The court based its decision on the provisions of Fed. R. Civ. P. 45(a)(2)A) and (b)(2), and agreed with the holding of the Second Circuit in Dynegy.27 In another case addressing a variant of this practice, an Indiana appellate court refused to enforce a subpoena issued by the arbitral panel for an arbitration to be conducted in New York City that required a non-party to appear at a preliminary hearing in Indiana before one of the panel members and to produce certain business records.28 The non-party refused to comply and the party seeking the documents asked an Indiana trial court to enforce the subpoena based upon an Indiana law permitting a court to order testimony or production of documents to assist tribunals and litigants outside the state.

The trial court ordered the non-party to comply, but the Indiana Court of Appeal reversed, holding that the state law was preempted by the FAA, and that the subpoena was improper based upon the court's reading of the decisions in Hay, Life Receivables and Dynegy. State Court Alternatives? In contrast to the FAA, some state statutes expressly permit non-party discovery in arbitration, including those states, such as New Jersey, that have adopted the Revised Uniform Arbitration Act.29 In New York, an arbitrator or attor ney of record to an arbitration is authorized to issue subpoenas to non-parties, whether ad testifi candum or duces tecum,30 although it is unclear whether this subpoena power extends to pre-hearing discovery.31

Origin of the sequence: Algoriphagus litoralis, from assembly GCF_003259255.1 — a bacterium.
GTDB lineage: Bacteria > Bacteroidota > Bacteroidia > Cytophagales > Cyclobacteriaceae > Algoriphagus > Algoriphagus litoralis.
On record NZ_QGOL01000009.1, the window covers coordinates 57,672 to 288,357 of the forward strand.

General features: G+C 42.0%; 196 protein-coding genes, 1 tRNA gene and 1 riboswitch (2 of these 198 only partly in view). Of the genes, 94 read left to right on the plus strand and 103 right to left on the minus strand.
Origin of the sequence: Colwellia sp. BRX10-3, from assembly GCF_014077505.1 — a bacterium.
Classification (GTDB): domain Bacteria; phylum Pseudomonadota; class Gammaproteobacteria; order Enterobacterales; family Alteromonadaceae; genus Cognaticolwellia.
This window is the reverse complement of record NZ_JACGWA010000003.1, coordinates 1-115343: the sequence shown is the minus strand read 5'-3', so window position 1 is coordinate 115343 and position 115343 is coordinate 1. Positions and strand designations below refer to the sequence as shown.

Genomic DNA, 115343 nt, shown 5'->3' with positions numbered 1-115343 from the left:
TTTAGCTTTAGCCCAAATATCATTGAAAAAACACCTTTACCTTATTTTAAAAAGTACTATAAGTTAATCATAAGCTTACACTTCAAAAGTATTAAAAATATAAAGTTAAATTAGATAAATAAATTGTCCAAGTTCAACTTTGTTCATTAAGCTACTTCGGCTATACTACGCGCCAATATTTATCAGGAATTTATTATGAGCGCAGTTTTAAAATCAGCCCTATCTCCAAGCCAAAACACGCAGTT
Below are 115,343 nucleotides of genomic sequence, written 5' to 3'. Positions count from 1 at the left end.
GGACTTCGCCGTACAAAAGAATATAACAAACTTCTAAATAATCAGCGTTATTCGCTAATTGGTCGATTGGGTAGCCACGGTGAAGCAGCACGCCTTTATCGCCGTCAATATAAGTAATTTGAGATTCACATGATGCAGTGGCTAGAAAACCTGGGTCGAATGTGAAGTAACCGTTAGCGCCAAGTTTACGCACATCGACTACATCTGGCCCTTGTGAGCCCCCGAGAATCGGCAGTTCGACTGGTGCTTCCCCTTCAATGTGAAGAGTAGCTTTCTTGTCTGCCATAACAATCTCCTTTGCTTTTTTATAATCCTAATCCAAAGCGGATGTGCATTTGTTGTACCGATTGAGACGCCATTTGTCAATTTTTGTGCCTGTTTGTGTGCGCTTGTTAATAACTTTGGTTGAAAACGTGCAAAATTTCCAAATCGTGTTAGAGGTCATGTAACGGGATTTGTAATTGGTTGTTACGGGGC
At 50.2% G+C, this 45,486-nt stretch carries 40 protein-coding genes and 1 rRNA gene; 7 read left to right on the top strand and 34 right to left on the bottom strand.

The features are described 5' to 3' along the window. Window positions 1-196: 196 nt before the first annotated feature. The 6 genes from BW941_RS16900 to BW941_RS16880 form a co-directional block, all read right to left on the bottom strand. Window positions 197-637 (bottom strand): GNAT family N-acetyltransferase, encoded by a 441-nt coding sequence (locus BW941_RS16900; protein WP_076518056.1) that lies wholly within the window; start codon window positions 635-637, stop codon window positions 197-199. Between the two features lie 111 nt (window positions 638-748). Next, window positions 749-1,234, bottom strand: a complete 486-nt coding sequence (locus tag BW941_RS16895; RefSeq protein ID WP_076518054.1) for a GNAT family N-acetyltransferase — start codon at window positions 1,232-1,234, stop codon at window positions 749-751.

A court may order disclosure "to aid in arbitration" pursuant to N.Y. CPLR 3102(c), although court-ordered discovery is not available in arbitration proceedings "except under extraordinary circumstances."32 With respect to territorial limitations, some states have procedures that permit a litigant to obtain a court order requesting the assistance of another state in obtaining documents and/or testimony.33 In Volt Information Sciences, Inc. v. Board of Trustees of Leland Stanford Junior Univ.,34 the Supreme Court held that in arbitrations otherwise subject to the FAA, parties may agree to the application of state arbitration procedures as long as they do not "undermine the goals and policies of the FAA."35 Several recent cases demonstrate that it is at best uncertain whether and to what extent limitations on non- party discovery and/or territorial limitations under the FAA can be overcome by adopting or using the provisions of state law.